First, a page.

March 26, 1996 in City

Appeal Due On Doctor-Assisted Suicide Washington To Ask The U.S. Supreme Court To Reverse The Groundbreaking Decision Permitting The Practice

Los Angeles Times
 

Laying the groundwork for a major constitutional confrontation, the state of Washington declared Monday it will appeal a groundbreaking federal appeals court decision permitting physician-assisted suicide.

Washington Attorney General Christine Gregoire said she would ask the U.S. Supreme Court to take up the emotion-laden question because it “is a watershed issue of public policy that requires the review and analysis of our nation’s highest court.”

The move temporarily blocks enforcement of a 8-3 decision handed down three weeks ago by the 9th U.S. Circuit Court of Appeals in San Francisco. It held that a mentally competent, terminally ill adult has a constitutional right to utilize a doctor’s assistance in hastening his or her death.

The groundbreaking decision created a storm of protest from religious leaders, as well as from doctors and hospitals, even as supporters of assisted suicide applauded the decision as an act of compassion that allows the terminally ill to die without prolonged pain and suffering.

But on Monday, Gregoire said the substance basis of Washington’s appeal - to be filed within the next 30 days - would not involve moral issues, but questions of states’ rights.

In a formal public statement, Gregoire reiterated Washington’s position that the state should be able to make public policy in this arena, not the federal judiciary.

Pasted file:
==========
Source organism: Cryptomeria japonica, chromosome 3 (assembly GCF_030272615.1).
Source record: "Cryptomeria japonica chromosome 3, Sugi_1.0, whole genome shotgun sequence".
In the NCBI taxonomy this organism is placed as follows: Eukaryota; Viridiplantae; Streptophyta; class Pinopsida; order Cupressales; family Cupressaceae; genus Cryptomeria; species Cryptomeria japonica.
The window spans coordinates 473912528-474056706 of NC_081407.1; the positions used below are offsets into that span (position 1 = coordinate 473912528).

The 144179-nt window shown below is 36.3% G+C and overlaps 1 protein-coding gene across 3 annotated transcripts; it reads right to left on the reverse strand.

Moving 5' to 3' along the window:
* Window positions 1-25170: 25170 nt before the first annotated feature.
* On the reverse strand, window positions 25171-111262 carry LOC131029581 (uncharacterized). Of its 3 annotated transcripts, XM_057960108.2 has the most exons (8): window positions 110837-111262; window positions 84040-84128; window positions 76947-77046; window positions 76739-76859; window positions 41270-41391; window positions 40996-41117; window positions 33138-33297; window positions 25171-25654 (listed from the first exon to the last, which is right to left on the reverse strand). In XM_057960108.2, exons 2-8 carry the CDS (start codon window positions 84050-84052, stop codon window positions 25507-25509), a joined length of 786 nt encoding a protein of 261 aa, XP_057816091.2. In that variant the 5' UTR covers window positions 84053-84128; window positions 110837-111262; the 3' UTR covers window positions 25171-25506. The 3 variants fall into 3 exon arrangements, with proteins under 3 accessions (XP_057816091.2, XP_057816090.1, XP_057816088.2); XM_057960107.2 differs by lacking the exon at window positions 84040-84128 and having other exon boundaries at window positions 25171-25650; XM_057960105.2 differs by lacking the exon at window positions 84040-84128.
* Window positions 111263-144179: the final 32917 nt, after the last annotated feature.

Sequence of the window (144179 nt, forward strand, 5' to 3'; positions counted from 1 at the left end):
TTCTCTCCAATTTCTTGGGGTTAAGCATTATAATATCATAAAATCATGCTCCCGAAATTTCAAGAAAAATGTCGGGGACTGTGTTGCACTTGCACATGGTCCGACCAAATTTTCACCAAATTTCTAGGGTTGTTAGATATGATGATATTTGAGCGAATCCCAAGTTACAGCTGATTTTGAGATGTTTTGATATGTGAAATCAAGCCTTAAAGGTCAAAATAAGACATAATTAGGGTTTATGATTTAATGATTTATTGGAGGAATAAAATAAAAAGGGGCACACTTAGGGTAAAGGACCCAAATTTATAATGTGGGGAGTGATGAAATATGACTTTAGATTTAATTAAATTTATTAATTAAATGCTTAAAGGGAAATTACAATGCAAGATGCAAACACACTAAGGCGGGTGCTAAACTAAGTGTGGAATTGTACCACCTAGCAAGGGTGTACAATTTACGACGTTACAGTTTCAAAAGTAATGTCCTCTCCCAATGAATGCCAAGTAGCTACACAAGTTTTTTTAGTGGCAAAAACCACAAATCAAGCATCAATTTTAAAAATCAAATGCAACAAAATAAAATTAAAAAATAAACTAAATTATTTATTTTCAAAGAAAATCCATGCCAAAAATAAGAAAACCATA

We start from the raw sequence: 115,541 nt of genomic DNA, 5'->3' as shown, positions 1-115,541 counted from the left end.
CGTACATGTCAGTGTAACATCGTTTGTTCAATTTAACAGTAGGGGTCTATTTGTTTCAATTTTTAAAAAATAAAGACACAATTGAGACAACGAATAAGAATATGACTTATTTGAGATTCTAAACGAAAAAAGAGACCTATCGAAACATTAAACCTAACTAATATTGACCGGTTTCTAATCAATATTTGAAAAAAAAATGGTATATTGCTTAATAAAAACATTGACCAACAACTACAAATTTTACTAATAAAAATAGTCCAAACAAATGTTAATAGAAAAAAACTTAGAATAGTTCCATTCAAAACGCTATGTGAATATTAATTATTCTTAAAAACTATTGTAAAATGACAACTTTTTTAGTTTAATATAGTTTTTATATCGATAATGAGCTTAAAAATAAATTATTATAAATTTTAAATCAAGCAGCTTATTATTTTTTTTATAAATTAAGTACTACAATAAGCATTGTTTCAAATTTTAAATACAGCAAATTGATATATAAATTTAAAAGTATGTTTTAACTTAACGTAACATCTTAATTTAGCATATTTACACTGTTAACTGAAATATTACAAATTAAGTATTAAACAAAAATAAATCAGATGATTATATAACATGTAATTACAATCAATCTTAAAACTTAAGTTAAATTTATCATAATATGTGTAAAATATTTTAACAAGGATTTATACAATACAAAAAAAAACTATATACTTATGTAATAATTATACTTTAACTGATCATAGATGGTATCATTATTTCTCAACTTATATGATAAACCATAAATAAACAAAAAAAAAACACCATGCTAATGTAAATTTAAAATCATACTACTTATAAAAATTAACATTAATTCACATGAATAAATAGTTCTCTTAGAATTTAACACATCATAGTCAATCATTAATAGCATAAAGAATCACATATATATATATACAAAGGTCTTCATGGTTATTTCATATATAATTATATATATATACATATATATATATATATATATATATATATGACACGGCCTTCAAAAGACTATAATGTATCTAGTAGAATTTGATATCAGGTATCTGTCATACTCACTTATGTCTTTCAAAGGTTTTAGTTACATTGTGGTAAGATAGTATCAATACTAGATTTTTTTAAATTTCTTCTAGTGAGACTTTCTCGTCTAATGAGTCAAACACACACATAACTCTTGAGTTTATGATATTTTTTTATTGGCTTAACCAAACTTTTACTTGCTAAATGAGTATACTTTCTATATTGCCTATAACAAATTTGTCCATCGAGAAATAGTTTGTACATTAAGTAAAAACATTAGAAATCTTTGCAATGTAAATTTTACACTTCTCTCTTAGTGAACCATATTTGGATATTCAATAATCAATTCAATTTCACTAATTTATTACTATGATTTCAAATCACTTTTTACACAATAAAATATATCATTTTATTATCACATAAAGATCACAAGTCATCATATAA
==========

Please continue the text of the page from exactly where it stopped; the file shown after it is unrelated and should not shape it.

“Throughout this litigation, we have defended the statute passed by the legislature, and sought to protect the ability of our legislature - or the people directly through the initiative process - to change the law,” Gregoire said. “That will be the basis of our appeal.”

Washington’s legal ban on physician-assisted suicide, which the 9th Circuit decision would void, has been on the books since 1854.

Legal scholars on both sides as well as the Roman Catholic Church, which has an historic interest in the euthanasia question, predicted that the high court probably would accept the case when its next term begins in October, although it could take the case before its current term ends on June 30.

Thanks to the appeals court ruling, Americans in the nine Western states covered by the 9th circuit decision have a constitutional right to seek assisted suicide, while those in the other 41 states do not. When faced with such a clear dispute on an issue of constitutional law, the Supreme Court usually must intervene to resolve the dispute.

Meanwhile, some of the nation’s most powerful religious organizations, including the National Conference of Catholic Bishops and the National Association of Evangelicals on Monday renewed their vows to file their own briefs with the high court, if it takes the case.


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